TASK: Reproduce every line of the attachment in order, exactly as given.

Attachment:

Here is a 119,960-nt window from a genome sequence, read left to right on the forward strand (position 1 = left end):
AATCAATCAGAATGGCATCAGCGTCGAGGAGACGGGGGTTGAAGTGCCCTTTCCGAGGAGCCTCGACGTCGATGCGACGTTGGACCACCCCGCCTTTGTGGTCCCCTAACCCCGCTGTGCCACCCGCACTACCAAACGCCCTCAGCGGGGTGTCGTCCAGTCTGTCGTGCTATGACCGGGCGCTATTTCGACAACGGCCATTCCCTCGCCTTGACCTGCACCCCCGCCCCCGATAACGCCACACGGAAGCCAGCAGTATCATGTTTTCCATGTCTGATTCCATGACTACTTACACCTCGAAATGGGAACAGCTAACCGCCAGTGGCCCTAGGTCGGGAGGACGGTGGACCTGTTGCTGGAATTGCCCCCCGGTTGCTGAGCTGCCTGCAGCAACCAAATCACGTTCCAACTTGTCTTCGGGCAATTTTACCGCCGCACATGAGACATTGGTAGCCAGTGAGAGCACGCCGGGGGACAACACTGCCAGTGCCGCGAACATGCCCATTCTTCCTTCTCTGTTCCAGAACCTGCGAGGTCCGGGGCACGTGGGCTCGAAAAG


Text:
Here is a 119,960-nt window from a genome sequence, read left to right on the forward strand (position 1 = left end):
AATCAATCAGAATGGCATCAGCGTCGAGGAGACGGGGGTTGAAGTGCCCTTTCCGAGGAGCCTCGACGTCGATGCGACGTTGGACCACCCCGCCTTTGTGGTCCCCTAACCCCGCTGTGCCACCCGCACTACCAAACGCCCTCAGCGGGGTGTCGTCCAGTCTGTCGTGCTATGACCGGGCGCTATTTCGACAACGGCCATTCCCTCGCCTTGACCTGCACCCCCGCCCCCGATAACGCCACACGGAAGCCAGCAGTATCATGTTTTCCATGTCTGATTCCATGACTACTTACACCTCGAAATGGGAACAGCTAACCGCCAGTGGCCCTAGGTCGGGAGGACGGTGGACCTGTTGCTGGAATTGCCCCCCGGTTGCTGAGCTGCCTGCAGCAACCAAATCACGTTCCAACTTGTCTTCGGGCAATTTTACCGCCGCACATGAGACATTGGTAGCCAGTGAGAGCACGCCGGGGGACAACACTGCCAGTGCCGCGAACATGCCCATTCTTCCTTCTCTGTTCCAGAACCTGCGAGGTCCGGGGCACGTGGGCTCGAAAAG